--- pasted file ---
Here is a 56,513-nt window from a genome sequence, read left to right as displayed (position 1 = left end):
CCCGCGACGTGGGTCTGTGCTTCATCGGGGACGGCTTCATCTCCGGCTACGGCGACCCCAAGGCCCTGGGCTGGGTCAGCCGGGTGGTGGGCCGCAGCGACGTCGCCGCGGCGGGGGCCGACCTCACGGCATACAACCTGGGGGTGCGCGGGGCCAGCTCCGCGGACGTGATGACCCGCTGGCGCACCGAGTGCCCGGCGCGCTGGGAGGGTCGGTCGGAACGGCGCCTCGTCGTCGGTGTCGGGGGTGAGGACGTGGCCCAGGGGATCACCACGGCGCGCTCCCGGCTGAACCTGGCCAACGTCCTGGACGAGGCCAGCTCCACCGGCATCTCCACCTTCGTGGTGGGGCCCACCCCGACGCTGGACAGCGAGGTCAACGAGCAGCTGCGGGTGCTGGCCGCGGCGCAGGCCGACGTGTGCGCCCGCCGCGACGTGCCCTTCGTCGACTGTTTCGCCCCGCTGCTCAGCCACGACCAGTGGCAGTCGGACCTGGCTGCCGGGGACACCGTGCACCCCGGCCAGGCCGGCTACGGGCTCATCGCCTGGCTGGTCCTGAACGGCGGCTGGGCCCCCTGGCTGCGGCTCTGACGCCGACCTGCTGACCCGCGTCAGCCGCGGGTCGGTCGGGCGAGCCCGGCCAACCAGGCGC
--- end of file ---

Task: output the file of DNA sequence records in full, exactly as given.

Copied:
Here is a 56,513-nt window from a genome sequence, read left to right as displayed (position 1 = left end):
CCCGCGACGTGGGTCTGTGCTTCATCGGGGACGGCTTCATCTCCGGCTACGGCGACCCCAAGGCCCTGGGCTGGGTCAGCCGGGTGGTGGGCCGCAGCGACGTCGCCGCGGCGGGGGCCGACCTCACGGCATACAACCTGGGGGTGCGCGGGGCCAGCTCCGCGGACGTGATGACCCGCTGGCGCACCGAGTGCCCGGCGCGCTGGGAGGGTCGGTCGGAACGGCGCCTCGTCGTCGGTGTCGGGGGTGAGGACGTGGCCCAGGGGATCACCACGGCGCGCTCCCGGCTGAACCTGGCCAACGTCCTGGACGAGGCCAGCTCCACCGGCATCTCCACCTTCGTGGTGGGGCCCACCCCGACGCTGGACAGCGAGGTCAACGAGCAGCTGCGGGTGCTGGCCGCGGCGCAGGCCGACGTGTGCGCCCGCCGCGACGTGCCCTTCGTCGACTGTTTCGCCCCGCTGCTCAGCCACGACCAGTGGCAGTCGGACCTGGCTGCCGGGGACACCGTGCACCCCGGCCAGGCCGGCTACGGGCTCATCGCCTGGCTGGTCCTGAACGGCGGCTGGGCCCCCTGGCTGCGGCTCTGACGCCGACCTGCTGACCCGCGTCAGCCGCGGGTCGGTCGGGCGAGCCCGGCCAACCAGGCGC